The 2014 GSDI Small Grants Program: Early Reflections - 06/06/2014

Gita Urban-Mathieux and Dr David Coleman

Receiving GIM international each month gives readers the opportunity to learn about important emerging technologies and some great initiatives that are moving the SDI agenda forward. It can be easy to forget that not all jurisdictions enjoy the technology or the access to information associated with modern spatial data infrastructure. These are simply not affordable nor accessible everywhere – at least, not yet.

Since its launch in 2003, the GSDI Association's Small Grants Program has addressed this gap by supporting more than 100 projects across the globe. Through 2012, the program was sponsored through a partnership between the GSDI Association, the U.S. Federal Geographic Data Committee and the GISCorps of URISA. Three types of awards are available: a cash award of up to USD2,500 per project; SDI/GIS consulting services (offered through the GISCorps) up to the value of USD2,500; or a combination of cash award and SDI/GIS consulting services.

In 2014, funding for four Small Grants projects has been provided by GeoConnections, a national collaborative initiative led by Natural Resources Canada. GeoConnections supports the integration and use of the Canadian Geospatial Data Infrastructure (CGDI), an online resource that improves the sharing of, access to and use of open geospatial information. The CGDI helps decision-makers from all levels of government, the private sector, non-government organisations and academia make better decisions on social, economic and environmental priorities[http://www.geoconnections.nrcan.gc.ca].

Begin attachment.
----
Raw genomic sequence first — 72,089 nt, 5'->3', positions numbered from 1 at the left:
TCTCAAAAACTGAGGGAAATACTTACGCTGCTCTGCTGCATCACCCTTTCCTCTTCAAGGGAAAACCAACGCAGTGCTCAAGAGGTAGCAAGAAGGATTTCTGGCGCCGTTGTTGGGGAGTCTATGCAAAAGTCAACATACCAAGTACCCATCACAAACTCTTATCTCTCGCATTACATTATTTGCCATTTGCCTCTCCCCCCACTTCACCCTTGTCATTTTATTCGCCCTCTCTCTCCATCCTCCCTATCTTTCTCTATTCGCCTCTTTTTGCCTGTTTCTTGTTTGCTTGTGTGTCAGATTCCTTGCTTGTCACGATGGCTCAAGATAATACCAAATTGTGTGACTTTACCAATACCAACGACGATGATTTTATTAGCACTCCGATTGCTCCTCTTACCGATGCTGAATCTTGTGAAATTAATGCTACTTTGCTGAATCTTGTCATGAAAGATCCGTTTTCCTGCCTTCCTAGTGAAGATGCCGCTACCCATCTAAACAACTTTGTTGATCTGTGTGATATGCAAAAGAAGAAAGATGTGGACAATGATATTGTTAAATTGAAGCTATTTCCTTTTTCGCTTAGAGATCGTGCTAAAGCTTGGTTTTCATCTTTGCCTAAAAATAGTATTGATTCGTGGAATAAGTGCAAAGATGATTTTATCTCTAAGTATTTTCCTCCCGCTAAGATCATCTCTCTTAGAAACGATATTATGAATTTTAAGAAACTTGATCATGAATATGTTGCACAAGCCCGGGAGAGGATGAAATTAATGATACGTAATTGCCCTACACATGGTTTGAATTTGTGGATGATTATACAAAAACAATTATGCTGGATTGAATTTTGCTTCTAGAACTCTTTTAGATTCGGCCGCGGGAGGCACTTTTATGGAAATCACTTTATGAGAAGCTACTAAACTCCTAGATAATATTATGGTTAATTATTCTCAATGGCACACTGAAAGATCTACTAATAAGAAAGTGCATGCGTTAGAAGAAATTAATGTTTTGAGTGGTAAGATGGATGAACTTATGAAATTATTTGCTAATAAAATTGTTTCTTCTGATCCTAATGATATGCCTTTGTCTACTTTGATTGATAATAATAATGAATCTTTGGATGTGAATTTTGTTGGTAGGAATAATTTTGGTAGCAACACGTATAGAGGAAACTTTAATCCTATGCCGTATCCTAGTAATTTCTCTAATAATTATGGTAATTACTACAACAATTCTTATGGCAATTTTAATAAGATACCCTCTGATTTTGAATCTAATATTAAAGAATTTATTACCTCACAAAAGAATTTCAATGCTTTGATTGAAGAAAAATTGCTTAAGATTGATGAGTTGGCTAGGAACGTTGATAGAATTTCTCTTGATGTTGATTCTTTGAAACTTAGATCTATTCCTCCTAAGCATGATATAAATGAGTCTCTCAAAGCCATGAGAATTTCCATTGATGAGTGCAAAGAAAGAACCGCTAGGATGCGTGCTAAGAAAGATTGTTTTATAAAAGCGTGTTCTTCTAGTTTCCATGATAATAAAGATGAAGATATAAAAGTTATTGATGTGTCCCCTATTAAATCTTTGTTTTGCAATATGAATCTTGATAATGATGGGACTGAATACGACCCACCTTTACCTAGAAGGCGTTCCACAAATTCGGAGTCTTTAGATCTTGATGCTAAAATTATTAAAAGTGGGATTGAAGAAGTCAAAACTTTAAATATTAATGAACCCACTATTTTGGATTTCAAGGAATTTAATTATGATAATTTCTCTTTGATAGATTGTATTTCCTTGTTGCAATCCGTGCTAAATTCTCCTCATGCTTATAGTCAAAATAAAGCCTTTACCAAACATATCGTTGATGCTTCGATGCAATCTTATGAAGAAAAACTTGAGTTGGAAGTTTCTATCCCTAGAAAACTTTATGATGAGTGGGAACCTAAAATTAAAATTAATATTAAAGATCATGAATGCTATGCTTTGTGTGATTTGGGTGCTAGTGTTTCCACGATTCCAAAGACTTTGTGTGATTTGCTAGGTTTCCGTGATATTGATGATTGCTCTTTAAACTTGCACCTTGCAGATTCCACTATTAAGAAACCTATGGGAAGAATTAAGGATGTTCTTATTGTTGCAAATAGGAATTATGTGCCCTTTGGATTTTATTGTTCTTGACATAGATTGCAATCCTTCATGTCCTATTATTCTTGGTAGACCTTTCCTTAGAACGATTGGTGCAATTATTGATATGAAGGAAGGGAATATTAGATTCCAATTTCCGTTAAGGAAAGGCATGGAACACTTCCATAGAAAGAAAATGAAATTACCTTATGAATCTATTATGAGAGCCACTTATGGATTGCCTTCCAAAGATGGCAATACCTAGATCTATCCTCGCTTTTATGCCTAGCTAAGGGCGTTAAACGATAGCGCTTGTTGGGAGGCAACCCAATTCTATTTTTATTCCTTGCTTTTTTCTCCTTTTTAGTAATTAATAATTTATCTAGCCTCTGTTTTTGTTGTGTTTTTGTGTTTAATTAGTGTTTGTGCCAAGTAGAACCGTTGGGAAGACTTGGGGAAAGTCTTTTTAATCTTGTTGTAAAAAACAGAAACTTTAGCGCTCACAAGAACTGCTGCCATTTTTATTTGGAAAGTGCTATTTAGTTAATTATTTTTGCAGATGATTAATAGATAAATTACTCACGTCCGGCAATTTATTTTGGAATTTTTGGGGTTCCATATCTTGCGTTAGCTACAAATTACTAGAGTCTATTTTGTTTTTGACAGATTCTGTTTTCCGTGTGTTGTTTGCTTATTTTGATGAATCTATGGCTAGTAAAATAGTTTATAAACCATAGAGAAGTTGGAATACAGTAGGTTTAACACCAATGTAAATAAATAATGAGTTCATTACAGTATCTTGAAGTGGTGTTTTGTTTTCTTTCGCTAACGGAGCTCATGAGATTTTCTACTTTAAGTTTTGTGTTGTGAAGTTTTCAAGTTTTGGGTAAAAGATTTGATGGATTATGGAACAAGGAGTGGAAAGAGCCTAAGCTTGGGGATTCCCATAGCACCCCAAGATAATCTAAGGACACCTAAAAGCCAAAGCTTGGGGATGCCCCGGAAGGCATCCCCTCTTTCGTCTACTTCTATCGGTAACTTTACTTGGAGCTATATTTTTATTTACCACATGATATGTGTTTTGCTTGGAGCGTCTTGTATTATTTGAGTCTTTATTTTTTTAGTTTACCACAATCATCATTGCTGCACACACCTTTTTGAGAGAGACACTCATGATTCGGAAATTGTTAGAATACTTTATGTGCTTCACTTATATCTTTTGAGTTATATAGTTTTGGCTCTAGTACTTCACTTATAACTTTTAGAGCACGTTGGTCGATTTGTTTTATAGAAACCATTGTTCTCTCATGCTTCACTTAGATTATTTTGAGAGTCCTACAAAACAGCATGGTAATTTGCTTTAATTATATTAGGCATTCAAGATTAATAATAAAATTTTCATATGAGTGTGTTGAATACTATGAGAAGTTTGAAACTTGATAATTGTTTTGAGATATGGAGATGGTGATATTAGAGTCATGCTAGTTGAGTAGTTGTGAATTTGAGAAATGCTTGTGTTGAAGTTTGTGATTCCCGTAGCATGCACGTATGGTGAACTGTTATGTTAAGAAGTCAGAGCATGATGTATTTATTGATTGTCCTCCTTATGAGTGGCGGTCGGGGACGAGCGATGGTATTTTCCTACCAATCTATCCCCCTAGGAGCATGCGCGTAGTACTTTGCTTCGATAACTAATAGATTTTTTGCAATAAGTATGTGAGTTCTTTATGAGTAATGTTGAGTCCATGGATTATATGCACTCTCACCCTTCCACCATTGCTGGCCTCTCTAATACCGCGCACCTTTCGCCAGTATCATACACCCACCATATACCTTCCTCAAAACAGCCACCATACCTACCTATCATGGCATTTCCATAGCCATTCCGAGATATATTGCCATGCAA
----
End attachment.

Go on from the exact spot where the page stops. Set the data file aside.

With the contribution from GeoConnections secured, a Call for Proposals was issued in March 2014. Volunteer reviewers from six continents were involved in assessing 40 proposals from organisations in over 20 countries. Eight proposals came from government agencies, another 17 originated in academic institutions, 5 were from private companies and 10 came from non-governmental organisations (NGOs).

The reviewers had a very difficult time in narrowing the field down to four proposals selected for funding. The majority of the proposals requested assistance in terms of introductory spatial data infrastructure initiatives familiar to most of us, such as data sharing, web portals, metadata creation and institutional cooperation. That said, several dealt with more advanced initiatives relating to application of remote sensing and GIS to support very worthy applications, as well as implementation of advanced geospatial standards, more extensive web-based services, and the next generation of training materials. Rather than cash support, at least 11 proposals were either seeking or would benefit from in-kind support of expertise from GIS Corps members. In all cases, the reviewers were impressed by the calibre and enthusiasm of the proponents and the teams they had assembled.

So many worthy proposals and so little funding! We are hoping we can still interest some of the GSDI Association’s members and other organisations in supporting some of the unfunded proposals. Progress on these and related projects will be discussed in a separate GSDI column in GIM International later this year. 

Last updated: 27/11/2020